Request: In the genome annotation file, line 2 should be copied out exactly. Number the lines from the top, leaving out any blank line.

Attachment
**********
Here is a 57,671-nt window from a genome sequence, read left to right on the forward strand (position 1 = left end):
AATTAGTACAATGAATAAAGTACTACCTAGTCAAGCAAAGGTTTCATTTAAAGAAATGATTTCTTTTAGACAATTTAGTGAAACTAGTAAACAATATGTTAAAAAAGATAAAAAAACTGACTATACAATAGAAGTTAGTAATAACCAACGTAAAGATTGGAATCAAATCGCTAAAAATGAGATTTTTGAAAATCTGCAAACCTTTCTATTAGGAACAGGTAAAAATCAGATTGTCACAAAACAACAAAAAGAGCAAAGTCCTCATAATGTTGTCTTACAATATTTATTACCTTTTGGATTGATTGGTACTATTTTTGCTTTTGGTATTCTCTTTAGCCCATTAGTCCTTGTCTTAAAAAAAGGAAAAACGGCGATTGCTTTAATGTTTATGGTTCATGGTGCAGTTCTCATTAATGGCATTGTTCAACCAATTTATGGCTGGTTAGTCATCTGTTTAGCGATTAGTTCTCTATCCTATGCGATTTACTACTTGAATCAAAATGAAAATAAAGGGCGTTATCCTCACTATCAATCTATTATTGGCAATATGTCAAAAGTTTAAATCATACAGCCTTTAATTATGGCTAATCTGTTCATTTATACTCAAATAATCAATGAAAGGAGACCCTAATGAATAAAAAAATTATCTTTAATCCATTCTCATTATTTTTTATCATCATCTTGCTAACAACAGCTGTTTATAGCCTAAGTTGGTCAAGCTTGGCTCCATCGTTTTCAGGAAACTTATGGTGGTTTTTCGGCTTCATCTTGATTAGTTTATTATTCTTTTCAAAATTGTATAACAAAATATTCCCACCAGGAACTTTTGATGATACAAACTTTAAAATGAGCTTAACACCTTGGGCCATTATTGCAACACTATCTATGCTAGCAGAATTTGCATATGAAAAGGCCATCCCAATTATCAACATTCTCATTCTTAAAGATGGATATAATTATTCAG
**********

AATTAGTACAATGAATAAAGTACTACCTAGTCAAGCAAAGGTTTCATTTAAAGAAATGATTTCTTTTAGACAATTTAGTGAAACTAGTAAACAATATGTTAAAAAAGATAAAAAAACTGACTATACAATAGAAGTTAGTAATAACCAACGTAAAGATTGGAATCAAATCGCTAAAAATGAGATTTTTGAAAATCTGCAAACCTTTCTATTAGGAACAGGTAAAAATCAGATTGTCACAAAACAACAAAAAGAGCAAAGTCCTCATAATGTTGTCTTACAATATTTATTACCTTTTGGATTGATTGGTACTATTTTTGCTTTTGGTATTCTCTTTAGCCCATTAGTCCTTGTCTTAAAAAAAGGAAAAACGGCGATTGCTTTAATGTTTATGGTTCATGGTGCAGTTCTCATTAATGGCATTGTTCAACCAATTTATGGCTGGTTAGTCATCTGTTTAGCGATTAGTTCTCTATCCTATGCGATTTACTACTTGAATCAAAATGAAAATAAAGGGCGTTATCCTCACTATCAATCTATTATTGGCAATATGTCAAAAGTTTAAATCATACAGCCTTTAATTATGGCTAATCTGTTCATTTATACTCAAATAATCAATGAAAGGAGACCCTAATGAATAAAAAAATTATCTTTAATCCATTCTCATTATTTTTTATCATCATCTTGCTAACAACAGCTGTTTATAGCCTAAGTTGGTCAAGCTTGGCTCCATCGTTTTCAGGAAACTTATGGTGGTTTTTCGGCTTCATCTTGATTAGTTTATTATTCTTTTCAAAATTGTATAACAAAATATTCCCACCAGGAACTTTTGATGATACAAACTTTAAAATGAGCTTAACACCTTGGGCCATTATTGCAACACTATCTATGCTAGCAGAATTTGCATATGAAAAGGCCATCCCAATTATCAACATTCTCATTCTTAAAGATGGATATAATTATTCAG